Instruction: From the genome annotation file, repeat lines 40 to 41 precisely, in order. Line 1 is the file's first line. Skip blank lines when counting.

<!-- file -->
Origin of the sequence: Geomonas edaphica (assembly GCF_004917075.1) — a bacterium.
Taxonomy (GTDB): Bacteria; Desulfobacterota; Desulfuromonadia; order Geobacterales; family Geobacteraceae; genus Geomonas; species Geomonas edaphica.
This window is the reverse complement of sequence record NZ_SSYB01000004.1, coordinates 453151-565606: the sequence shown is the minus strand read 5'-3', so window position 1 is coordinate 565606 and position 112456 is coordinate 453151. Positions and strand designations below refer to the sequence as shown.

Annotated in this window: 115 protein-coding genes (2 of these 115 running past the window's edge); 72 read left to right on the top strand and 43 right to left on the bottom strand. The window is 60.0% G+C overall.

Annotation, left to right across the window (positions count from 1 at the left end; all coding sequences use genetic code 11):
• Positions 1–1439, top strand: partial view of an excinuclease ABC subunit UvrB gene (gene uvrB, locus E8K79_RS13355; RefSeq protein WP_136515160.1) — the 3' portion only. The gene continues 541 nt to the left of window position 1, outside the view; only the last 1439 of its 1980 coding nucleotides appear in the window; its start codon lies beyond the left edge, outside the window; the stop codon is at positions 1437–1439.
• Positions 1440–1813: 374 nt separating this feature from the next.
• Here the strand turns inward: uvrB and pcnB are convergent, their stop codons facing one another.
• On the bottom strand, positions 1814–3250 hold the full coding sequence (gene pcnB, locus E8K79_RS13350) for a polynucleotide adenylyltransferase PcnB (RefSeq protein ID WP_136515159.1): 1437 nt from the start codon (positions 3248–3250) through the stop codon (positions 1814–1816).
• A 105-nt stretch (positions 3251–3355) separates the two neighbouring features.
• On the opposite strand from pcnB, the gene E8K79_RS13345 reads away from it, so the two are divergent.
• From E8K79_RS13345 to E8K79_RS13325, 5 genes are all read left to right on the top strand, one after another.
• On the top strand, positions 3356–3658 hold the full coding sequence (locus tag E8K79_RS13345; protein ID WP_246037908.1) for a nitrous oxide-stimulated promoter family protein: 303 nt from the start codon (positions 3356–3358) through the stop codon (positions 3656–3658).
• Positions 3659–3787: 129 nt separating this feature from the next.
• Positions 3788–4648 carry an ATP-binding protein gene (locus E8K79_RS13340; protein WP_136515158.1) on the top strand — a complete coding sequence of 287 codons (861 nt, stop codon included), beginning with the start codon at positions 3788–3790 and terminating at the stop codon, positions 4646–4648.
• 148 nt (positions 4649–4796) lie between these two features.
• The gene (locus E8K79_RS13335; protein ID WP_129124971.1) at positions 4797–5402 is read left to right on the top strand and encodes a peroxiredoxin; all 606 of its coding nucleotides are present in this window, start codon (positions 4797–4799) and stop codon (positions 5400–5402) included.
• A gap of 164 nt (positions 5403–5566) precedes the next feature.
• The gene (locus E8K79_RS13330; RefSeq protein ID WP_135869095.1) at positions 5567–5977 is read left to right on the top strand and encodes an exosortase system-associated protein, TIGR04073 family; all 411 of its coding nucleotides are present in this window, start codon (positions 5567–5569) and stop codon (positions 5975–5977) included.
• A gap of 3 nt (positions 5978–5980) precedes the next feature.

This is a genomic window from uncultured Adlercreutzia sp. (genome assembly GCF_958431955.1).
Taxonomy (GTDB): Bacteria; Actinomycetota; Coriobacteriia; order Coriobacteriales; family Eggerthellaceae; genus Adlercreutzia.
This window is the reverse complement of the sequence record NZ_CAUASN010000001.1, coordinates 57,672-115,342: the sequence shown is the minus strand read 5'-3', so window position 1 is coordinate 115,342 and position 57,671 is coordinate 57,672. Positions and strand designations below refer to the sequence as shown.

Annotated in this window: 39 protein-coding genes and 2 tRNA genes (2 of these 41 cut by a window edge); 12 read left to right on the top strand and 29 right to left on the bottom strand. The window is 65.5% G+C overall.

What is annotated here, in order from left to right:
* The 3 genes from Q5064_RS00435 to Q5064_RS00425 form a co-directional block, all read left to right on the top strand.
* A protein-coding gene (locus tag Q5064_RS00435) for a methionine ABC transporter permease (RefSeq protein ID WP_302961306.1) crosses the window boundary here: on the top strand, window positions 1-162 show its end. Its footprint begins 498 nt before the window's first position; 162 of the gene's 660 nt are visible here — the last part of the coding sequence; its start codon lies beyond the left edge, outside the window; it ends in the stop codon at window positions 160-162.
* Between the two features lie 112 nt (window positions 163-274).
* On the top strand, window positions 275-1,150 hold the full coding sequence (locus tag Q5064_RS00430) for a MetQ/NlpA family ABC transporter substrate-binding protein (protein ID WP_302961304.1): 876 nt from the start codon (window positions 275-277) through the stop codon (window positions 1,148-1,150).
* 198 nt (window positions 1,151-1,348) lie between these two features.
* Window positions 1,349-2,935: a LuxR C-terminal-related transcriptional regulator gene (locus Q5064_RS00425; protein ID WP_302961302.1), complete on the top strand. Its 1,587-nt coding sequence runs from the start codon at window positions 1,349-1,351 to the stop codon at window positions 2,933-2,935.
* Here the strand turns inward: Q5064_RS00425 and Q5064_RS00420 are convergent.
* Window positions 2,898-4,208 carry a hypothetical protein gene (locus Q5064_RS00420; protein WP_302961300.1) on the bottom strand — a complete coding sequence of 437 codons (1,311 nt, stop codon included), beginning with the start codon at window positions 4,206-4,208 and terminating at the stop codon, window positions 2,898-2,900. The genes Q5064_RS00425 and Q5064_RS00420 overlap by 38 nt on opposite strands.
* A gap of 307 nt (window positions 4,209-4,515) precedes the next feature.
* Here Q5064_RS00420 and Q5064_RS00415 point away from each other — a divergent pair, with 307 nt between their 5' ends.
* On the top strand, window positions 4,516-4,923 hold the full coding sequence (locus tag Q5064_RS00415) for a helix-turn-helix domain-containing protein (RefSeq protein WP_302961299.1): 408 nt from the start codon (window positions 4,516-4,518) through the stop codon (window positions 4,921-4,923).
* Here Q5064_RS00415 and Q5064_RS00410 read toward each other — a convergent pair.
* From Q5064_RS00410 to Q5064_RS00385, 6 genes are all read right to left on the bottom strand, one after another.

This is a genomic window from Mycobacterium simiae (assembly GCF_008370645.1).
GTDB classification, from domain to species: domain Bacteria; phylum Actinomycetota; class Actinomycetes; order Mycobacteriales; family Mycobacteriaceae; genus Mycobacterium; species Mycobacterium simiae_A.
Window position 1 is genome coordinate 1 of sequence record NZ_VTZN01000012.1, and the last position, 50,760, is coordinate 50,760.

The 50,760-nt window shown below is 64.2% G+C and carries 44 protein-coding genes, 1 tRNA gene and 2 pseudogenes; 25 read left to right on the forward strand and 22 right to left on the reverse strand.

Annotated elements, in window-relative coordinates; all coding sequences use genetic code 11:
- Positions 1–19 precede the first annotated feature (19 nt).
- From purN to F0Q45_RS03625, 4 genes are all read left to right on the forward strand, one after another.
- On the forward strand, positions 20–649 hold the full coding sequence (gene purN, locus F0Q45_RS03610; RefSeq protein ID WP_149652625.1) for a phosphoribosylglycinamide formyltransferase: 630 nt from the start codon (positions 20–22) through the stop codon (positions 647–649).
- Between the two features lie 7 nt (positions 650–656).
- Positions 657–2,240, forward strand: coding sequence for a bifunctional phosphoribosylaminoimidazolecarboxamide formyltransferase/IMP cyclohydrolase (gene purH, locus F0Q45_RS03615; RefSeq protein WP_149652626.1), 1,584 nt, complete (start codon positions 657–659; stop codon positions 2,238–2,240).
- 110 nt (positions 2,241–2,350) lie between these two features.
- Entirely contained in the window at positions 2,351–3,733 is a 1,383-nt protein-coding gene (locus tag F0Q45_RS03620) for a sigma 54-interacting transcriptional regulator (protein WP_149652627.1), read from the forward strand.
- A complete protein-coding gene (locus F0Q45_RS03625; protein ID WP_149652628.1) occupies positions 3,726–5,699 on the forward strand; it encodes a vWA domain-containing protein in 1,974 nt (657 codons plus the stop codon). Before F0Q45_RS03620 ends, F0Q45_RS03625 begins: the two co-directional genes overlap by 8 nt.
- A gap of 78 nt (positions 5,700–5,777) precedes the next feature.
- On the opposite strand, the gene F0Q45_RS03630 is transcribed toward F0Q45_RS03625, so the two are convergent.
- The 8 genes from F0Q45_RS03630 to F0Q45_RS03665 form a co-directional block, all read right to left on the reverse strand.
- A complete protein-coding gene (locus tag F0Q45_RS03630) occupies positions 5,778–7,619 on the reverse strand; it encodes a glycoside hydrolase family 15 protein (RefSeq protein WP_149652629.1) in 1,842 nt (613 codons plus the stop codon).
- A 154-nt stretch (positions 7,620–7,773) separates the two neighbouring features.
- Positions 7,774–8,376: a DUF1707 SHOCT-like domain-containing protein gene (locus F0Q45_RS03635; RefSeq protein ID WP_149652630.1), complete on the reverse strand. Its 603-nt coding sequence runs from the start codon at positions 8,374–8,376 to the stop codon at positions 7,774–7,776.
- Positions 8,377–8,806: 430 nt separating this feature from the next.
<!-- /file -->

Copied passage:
GTDB classification, from domain to species: domain Bacteria; phylum Actinomycetota; class Actinomycetes; order Mycobacteriales; family Mycobacteriaceae; genus Mycobacterium; species Mycobacterium simiae_A.
Window position 1 is genome coordinate 1 of sequence record NZ_VTZN01000012.1, and the last position, 50,760, is coordinate 50,760.